Forget the great outdoors.
The Department of Consumer Affairs has sent notice to 17 New York restaurants, telling them that that they will have to close their sidewalk seating areas unless they are willing to comply with the city’s zoning regulations.
“Please be advised you have 100 business days from and including May 1 to complete one of the following options,” the agency notified owners on April 29, reported the New York Post. The restaurants were given the options to get a “certified land survey” to show they’re operating on private property, file for a zoning exemption or surrender their permits.
New York restaurants that have received notices include Sant Ambroeus, Friend of the Farmer on Irving Place, and Sushi Choshi. Some of the owners are worried that the new enforcement efforts could put them out of business.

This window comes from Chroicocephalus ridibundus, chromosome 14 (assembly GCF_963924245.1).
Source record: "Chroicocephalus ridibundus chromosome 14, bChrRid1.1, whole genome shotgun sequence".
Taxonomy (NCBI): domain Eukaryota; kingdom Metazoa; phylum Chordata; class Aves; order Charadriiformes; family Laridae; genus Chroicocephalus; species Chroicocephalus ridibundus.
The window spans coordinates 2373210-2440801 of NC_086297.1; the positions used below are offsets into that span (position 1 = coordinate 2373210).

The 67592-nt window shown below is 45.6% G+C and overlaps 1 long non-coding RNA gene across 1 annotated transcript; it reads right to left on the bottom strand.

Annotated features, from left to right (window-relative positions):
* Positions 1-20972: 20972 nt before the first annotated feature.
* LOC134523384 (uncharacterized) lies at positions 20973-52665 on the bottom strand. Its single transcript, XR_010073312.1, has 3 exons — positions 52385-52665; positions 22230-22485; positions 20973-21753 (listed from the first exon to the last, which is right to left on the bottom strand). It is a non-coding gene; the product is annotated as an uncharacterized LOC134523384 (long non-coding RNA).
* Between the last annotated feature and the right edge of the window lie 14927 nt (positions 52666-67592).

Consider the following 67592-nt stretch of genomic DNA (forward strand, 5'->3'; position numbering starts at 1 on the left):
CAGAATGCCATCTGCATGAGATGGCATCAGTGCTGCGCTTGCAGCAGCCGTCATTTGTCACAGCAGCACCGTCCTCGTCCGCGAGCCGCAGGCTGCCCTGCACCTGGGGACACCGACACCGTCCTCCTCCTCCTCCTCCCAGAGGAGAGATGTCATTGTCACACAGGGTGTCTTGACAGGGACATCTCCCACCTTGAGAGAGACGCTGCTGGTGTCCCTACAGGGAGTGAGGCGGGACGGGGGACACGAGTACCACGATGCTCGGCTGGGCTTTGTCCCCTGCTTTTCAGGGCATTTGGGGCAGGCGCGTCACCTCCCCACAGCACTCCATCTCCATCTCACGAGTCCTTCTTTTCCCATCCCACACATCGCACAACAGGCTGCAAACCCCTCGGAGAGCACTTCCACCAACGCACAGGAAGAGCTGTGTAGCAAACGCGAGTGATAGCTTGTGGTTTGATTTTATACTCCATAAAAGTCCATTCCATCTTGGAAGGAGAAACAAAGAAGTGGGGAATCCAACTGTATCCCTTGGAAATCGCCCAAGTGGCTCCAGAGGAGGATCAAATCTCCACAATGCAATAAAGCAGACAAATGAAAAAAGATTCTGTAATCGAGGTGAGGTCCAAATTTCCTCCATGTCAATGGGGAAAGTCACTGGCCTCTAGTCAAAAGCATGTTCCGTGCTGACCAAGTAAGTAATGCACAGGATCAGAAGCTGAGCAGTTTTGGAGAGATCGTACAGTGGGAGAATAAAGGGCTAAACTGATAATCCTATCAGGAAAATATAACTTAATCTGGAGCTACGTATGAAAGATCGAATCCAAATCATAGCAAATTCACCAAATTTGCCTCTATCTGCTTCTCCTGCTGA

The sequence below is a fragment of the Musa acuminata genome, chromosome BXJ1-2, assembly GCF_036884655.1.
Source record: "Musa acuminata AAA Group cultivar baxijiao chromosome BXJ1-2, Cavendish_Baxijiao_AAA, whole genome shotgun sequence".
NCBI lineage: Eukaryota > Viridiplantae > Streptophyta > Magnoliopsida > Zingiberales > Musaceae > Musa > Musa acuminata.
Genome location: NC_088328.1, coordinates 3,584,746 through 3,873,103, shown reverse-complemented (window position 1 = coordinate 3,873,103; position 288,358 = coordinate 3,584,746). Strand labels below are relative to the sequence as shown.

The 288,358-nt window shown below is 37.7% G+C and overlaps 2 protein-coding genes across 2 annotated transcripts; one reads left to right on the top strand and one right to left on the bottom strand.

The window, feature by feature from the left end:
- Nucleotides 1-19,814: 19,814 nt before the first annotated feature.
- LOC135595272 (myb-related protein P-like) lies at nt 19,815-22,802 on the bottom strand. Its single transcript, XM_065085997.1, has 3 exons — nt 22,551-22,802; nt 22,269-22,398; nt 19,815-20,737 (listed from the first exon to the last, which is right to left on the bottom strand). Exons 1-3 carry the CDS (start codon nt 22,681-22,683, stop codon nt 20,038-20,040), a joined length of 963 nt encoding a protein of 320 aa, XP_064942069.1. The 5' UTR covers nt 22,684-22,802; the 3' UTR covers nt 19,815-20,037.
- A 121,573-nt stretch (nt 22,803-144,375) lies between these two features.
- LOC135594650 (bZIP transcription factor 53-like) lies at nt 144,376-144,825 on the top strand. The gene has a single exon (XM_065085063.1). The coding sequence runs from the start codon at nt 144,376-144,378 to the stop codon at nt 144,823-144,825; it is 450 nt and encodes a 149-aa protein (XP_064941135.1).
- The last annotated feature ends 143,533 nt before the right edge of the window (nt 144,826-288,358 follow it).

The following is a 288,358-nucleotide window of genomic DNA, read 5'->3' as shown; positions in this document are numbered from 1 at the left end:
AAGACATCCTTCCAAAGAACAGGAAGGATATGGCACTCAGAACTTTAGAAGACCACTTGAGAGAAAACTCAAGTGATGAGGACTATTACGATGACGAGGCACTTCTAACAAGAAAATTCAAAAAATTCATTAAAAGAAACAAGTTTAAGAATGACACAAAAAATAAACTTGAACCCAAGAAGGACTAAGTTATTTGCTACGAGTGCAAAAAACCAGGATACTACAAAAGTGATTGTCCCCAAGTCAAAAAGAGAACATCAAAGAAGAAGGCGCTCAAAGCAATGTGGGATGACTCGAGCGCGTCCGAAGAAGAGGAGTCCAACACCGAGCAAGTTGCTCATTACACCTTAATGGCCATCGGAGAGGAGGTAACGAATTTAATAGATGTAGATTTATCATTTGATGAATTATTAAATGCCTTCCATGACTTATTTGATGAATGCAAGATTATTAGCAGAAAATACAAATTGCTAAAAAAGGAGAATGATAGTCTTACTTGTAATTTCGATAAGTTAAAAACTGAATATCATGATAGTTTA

Cities such as Philadelphia have been cracking down on sidewalk cafes as well. They have begun to perform to monthly inspections to ensure that none of the restaurant cafes interferes with public space and all are within compliance of sidewalk regulations.
“Sidewalk cafes are a valued amenity as they promote a lively and festive atmosphere on city streets,” acting Streets Commissioner David Perri said in a statement, Metro reported.
“Cafe operators, however, need to adhere to their approved seating plans and be diligent in keeping public sidewalks safe and accessible for all users.”